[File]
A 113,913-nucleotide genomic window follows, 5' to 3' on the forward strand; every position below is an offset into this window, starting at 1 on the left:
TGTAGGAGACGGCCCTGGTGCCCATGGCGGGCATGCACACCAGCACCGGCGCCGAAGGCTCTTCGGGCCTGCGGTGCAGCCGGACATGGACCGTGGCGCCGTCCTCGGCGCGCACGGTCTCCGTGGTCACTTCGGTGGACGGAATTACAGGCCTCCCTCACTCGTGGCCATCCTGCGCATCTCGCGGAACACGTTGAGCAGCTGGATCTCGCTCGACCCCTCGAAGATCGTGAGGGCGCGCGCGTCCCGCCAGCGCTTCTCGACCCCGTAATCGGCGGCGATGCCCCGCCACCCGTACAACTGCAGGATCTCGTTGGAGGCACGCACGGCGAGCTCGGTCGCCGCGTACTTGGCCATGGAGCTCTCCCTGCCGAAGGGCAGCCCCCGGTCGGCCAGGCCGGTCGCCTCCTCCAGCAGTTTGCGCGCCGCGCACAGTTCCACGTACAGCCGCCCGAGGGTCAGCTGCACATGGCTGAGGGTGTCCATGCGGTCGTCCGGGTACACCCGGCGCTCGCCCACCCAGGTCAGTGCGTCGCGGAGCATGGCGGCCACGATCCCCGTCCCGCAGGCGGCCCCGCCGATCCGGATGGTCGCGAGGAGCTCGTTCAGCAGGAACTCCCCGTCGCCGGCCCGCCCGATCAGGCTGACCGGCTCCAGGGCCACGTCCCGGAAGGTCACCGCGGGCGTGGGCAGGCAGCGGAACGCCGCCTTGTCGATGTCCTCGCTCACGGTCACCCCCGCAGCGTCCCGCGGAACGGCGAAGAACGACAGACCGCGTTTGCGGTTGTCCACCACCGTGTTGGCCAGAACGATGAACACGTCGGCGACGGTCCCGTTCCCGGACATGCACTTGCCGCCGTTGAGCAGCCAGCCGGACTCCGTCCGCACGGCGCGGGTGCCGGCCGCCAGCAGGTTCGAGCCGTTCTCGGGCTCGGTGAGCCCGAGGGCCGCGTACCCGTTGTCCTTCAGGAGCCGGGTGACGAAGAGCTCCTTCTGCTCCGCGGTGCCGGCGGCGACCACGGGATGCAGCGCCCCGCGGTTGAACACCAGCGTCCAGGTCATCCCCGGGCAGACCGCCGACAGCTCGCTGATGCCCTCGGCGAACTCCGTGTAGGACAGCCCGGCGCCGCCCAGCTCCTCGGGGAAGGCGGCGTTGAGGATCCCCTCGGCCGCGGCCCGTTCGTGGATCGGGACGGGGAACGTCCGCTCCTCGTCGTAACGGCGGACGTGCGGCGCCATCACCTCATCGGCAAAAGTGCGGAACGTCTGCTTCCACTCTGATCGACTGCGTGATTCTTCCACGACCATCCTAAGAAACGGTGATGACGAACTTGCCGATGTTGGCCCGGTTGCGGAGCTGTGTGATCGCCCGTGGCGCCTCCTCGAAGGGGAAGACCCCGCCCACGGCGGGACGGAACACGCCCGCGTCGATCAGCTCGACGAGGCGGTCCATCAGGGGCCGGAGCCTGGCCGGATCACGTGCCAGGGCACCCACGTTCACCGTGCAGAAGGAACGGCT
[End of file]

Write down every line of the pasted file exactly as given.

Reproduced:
A 113,913-nucleotide genomic window follows, 5' to 3' on the forward strand; every position below is an offset into this window, starting at 1 on the left:
TGTAGGAGACGGCCCTGGTGCCCATGGCGGGCATGCACACCAGCACCGGCGCCGAAGGCTCTTCGGGCCTGCGGTGCAGCCGGACATGGACCGTGGCGCCGTCCTCGGCGCGCACGGTCTCCGTGGTCACTTCGGTGGACGGAATTACAGGCCTCCCTCACTCGTGGCCATCCTGCGCATCTCGCGGAACACGTTGAGCAGCTGGATCTCGCTCGACCCCTCGAAGATCGTGAGGGCGCGCGCGTCCCGCCAGCGCTTCTCGACCCCGTAATCGGCGGCGATGCCCCGCCACCCGTACAACTGCAGGATCTCGTTGGAGGCACGCACGGCGAGCTCGGTCGCCGCGTACTTGGCCATGGAGCTCTCCCTGCCGAAGGGCAGCCCCCGGTCGGCCAGGCCGGTCGCCTCCTCCAGCAGTTTGCGCGCCGCGCACAGTTCCACGTACAGCCGCCCGAGGGTCAGCTGCACATGGCTGAGGGTGTCCATGCGGTCGTCCGGGTACACCCGGCGCTCGCCCACCCAGGTCAGTGCGTCGCGGAGCATGGCGGCCACGATCCCCGTCCCGCAGGCGGCCCCGCCGATCCGGATGGTCGCGAGGAGCTCGTTCAGCAGGAACTCCCCGTCGCCGGCCCGCCCGATCAGGCTGACCGGCTCCAGGGCCACGTCCCGGAAGGTCACCGCGGGCGTGGGCAGGCAGCGGAACGCCGCCTTGTCGATGTCCTCGCTCACGGTCACCCCCGCAGCGTCCCGCGGAACGGCGAAGAACGACAGACCGCGTTTGCGGTTGTCCACCACCGTGTTGGCCAGAACGATGAACACGTCGGCGACGGTCCCGTTCCCGGACATGCACTTGCCGCCGTTGAGCAGCCAGCCGGACTCCGTCCGCACGGCGCGGGTGCCGGCCGCCAGCAGGTTCGAGCCGTTCTCGGGCTCGGTGAGCCCGAGGGCCGCGTACCCGTTGTCCTTCAGGAGCCGGGTGACGAAGAGCTCCTTCTGCTCCGCGGTGCCGGCGGCGACCACGGGATGCAGCGCCCCGCGGTTGAACACCAGCGTCCAGGTCATCCCCGGGCAGACCGCCGACAGCTCGCTGATGCCCTCGGCGAACTCCGTGTAGGACAGCCCGGCGCCGCCCAGCTCCTCGGGGAAGGCGGCGTTGAGGATCCCCTCGGCCGCGGCCCGTTCGTGGATCGGGACGGGGAACGTCCGCTCCTCGTCGTAACGGCGGACGTGCGGCGCCATCACCTCATCGGCAAAAGTGCGGAACGTCTGCTTCCACTCTGATCGACTGCGTGATTCTTCCACGACCATCCTAAGAAACGGTGATGACGAACTTGCCGATGTTGGCCCGGTTGCGGAGCTGTGTGATCGCCCGTGGCGCCTCCTCGAAGGGGAAGACCCCGCCCACGGCGGGACGGAACACGCCCGCGTCGATCAGCTCGACGAGGCGGTCCATCAGGGGCCGGAGCCTGGCCGGATCACGTGCCAGGGCACCCACGTTCACCGTGCAGAAGGAACGGCT